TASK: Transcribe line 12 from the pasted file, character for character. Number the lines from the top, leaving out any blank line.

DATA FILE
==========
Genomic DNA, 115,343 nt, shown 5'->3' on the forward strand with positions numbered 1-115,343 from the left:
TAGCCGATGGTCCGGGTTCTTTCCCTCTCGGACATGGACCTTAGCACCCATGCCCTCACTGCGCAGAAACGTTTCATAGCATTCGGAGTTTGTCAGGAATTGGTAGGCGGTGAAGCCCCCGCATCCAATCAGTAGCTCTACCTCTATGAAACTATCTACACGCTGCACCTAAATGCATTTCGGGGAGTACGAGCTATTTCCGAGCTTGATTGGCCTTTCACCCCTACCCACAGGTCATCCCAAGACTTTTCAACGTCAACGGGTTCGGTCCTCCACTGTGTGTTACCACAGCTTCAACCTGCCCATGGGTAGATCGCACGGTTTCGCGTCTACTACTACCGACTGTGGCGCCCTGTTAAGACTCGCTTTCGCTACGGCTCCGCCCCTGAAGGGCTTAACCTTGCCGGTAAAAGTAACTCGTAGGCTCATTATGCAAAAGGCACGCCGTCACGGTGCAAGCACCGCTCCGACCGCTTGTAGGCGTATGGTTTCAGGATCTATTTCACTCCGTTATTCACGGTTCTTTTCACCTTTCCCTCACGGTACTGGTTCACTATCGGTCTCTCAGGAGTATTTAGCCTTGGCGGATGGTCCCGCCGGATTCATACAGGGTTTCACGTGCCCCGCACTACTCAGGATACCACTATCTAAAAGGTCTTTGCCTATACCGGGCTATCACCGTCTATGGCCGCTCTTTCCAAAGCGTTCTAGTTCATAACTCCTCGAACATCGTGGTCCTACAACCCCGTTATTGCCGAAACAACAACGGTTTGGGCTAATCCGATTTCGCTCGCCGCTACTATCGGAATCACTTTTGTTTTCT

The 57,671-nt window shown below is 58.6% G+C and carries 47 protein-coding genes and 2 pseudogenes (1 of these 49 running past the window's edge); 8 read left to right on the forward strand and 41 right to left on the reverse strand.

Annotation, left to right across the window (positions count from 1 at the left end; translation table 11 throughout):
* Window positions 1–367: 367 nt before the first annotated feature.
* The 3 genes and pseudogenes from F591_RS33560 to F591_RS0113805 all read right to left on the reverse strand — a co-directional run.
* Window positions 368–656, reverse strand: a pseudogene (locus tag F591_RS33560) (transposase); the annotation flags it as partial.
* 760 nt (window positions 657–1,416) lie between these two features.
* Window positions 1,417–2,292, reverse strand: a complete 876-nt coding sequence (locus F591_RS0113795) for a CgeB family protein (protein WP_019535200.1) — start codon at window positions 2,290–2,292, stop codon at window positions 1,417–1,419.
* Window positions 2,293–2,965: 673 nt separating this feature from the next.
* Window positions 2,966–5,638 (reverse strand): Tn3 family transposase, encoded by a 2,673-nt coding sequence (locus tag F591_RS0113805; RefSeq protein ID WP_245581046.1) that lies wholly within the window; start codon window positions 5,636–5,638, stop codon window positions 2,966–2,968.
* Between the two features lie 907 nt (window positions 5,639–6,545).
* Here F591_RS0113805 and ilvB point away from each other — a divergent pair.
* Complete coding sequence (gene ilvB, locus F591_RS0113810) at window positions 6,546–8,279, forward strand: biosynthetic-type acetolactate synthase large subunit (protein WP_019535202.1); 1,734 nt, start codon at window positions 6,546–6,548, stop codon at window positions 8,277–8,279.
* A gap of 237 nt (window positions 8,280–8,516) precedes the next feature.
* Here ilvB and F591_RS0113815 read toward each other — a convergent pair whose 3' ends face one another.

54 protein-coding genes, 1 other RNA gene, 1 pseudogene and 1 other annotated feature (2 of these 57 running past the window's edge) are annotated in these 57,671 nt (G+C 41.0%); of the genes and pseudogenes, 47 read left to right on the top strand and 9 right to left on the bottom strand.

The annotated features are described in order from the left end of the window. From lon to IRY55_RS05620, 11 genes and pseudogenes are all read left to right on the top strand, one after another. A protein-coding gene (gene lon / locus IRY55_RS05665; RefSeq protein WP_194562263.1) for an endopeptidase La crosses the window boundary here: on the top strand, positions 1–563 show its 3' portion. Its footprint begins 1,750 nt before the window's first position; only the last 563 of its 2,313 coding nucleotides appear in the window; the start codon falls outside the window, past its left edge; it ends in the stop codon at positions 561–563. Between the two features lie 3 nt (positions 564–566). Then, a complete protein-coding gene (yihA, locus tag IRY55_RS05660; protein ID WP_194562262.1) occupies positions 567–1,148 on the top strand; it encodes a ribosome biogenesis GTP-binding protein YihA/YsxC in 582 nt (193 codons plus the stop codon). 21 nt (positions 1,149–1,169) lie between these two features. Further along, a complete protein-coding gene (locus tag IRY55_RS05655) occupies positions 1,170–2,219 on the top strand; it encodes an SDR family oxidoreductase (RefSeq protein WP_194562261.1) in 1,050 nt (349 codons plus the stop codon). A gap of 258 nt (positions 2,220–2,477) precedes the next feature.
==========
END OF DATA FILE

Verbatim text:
* Between the two features lie 907 nt (window positions 5,639–6,545).